The dilemma in plastics
Traditionally, you’ve had two options for making molded plastic prototypes. Additive rapid prototyping processes, such as stereolithography (SLA), fused deposition modeling (FDM), and selective laser sintering (SLS) produce reasonable facsimiles of a design from a CAD model. The processes are fast and inexpensive in small quantities, and the resulting parts are close to the specified size and shape. However, the finish and materials aren’t the same as those of actual production parts, severely limiting their usefulness for functional and market testing.
Traditional injection molding, on the other hand, produces production-quality parts. But it can cost tens of thousands of dollars and take weeks or months to produce a mold. It’s a gamble, since a successful prototype can go right into production, while an unsatisfactory prototype can mean long delays and budget overruns. Worse yet, having invested in the hard tooling, you may be tempted (or forced) to settle for “good enough,” putting the product at risk once it goes to market.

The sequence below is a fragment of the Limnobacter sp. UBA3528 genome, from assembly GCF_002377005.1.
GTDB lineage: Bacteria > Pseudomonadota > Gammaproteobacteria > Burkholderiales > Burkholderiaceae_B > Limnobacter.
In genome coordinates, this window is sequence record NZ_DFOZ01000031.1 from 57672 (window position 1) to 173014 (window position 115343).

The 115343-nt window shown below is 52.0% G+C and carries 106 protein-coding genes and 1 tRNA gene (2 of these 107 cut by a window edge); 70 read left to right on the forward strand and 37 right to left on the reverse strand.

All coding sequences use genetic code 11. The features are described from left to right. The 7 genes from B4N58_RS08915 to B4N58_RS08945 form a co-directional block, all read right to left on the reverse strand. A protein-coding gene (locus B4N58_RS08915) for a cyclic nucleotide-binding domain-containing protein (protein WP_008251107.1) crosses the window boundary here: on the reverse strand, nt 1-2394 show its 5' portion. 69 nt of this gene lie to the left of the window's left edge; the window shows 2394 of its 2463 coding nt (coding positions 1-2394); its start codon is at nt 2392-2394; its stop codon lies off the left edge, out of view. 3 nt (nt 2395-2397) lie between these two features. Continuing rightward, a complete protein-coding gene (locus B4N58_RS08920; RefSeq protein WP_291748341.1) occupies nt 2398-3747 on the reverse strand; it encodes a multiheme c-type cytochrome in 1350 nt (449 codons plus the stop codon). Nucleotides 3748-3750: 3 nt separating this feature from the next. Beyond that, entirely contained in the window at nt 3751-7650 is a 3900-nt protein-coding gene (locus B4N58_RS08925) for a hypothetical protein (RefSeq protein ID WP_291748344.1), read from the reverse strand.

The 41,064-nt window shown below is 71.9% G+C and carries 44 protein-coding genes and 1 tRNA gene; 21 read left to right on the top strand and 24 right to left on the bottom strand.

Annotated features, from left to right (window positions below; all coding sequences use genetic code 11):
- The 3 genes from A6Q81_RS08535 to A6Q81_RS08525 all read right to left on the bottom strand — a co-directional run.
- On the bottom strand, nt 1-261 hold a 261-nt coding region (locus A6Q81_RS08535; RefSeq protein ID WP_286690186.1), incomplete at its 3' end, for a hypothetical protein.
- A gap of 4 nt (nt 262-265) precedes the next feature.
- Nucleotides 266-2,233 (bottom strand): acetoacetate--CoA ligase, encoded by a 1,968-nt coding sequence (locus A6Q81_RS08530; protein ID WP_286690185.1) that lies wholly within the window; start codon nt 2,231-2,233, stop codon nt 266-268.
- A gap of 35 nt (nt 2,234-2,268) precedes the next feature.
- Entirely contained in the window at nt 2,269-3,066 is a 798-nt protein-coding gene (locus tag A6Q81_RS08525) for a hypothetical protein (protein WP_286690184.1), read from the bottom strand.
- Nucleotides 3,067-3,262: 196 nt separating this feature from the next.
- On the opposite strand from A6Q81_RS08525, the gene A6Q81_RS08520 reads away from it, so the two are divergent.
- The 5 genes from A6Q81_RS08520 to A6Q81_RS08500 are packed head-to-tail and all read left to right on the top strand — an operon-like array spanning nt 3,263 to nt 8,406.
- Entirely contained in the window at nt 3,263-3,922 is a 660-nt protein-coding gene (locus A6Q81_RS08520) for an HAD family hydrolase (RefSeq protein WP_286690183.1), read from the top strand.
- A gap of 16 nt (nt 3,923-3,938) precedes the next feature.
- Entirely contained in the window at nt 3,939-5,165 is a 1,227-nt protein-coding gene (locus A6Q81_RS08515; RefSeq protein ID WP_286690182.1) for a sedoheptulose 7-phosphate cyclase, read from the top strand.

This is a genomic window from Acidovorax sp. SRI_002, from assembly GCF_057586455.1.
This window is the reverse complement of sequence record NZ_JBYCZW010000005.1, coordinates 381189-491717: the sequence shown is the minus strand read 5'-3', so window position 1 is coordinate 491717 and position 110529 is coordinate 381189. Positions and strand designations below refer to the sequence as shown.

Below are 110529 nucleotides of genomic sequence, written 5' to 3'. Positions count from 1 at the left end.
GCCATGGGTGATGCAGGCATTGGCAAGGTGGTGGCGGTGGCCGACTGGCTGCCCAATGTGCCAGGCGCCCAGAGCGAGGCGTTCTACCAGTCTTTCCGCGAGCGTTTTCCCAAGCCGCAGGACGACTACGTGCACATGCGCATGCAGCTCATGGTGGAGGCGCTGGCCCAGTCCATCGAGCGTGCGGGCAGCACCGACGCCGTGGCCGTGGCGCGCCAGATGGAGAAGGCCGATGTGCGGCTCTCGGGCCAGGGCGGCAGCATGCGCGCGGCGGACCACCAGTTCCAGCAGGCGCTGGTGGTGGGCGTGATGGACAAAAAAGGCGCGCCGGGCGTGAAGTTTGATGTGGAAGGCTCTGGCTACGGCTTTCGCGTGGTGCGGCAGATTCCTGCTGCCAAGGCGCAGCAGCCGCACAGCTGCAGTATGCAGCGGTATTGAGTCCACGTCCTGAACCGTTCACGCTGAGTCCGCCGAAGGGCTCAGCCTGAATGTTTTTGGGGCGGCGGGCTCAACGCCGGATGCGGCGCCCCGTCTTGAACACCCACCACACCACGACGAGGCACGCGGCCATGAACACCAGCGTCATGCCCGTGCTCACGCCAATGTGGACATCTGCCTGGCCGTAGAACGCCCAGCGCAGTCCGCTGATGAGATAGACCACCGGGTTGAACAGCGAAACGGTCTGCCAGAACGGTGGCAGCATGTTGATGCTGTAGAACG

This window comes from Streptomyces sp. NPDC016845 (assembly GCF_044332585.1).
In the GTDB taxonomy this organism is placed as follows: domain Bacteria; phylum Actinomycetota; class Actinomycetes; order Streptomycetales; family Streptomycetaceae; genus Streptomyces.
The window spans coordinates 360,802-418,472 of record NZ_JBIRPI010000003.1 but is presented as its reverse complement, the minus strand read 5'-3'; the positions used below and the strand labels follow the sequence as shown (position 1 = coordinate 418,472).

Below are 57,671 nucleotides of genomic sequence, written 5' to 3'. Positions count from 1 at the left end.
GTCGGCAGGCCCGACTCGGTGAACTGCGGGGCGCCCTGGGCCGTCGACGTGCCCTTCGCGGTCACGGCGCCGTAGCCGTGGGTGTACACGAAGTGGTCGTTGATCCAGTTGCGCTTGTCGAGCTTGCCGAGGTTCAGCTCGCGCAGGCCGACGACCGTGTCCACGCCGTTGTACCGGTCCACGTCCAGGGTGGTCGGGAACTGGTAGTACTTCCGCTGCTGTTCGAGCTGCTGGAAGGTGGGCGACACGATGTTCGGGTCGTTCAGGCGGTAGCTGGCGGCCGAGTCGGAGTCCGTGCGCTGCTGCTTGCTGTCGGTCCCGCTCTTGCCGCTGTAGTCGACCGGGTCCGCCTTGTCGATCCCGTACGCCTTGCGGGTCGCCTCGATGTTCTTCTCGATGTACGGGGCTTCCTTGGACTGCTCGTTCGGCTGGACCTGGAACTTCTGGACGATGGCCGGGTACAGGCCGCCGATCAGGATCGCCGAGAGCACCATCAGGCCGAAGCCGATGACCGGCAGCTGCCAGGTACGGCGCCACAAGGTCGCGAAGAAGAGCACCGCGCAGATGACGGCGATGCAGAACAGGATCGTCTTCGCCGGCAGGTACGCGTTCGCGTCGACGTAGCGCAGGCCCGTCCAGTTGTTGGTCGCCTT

A compromise with little compromise
A third choice is rapid injection molding (RIM). RIM delivers the best of both prototype options: high speed, low cost, and real injection molded parts in a choice of production finishes and resins.
Rapid injection molding replaces highly engineered steel production molds with aluminum molds made directly from 3D CAD models by three axis CNC mills. The entire process, including molding, can be completed in days, and can cost as much as 90% less than traditional steel-based injection molding. Parts can be molded in almost any of the resins used in traditional injection molding and are similar, if not identical, in quality to steel molds. As a result, they are suitable for functional and market testing.
Because it is true injection molding, RIM is also suitable for production. Undoubtedly, large production runs—typically 10 thousand parts or more—will cost less using traditional processes. But rapid injection molding suits shorter-run production or bridge tooling, allowing production to begin while steel molds are still being made. In short, for both prototyping and short run production, rapid injection molding offers advantages over both traditional injection molding and additive rapid prototyping.
In rapid injection molding, the tool-making technique differs from traditional injection molding, placing some constraints on the design process. Naturally, any limitations that generally apply to injection molding will apply to rapid injection molding. It requires strict adherence to the principles of good plastic design, and there are some limitations peculiar to the rapid injection molding process.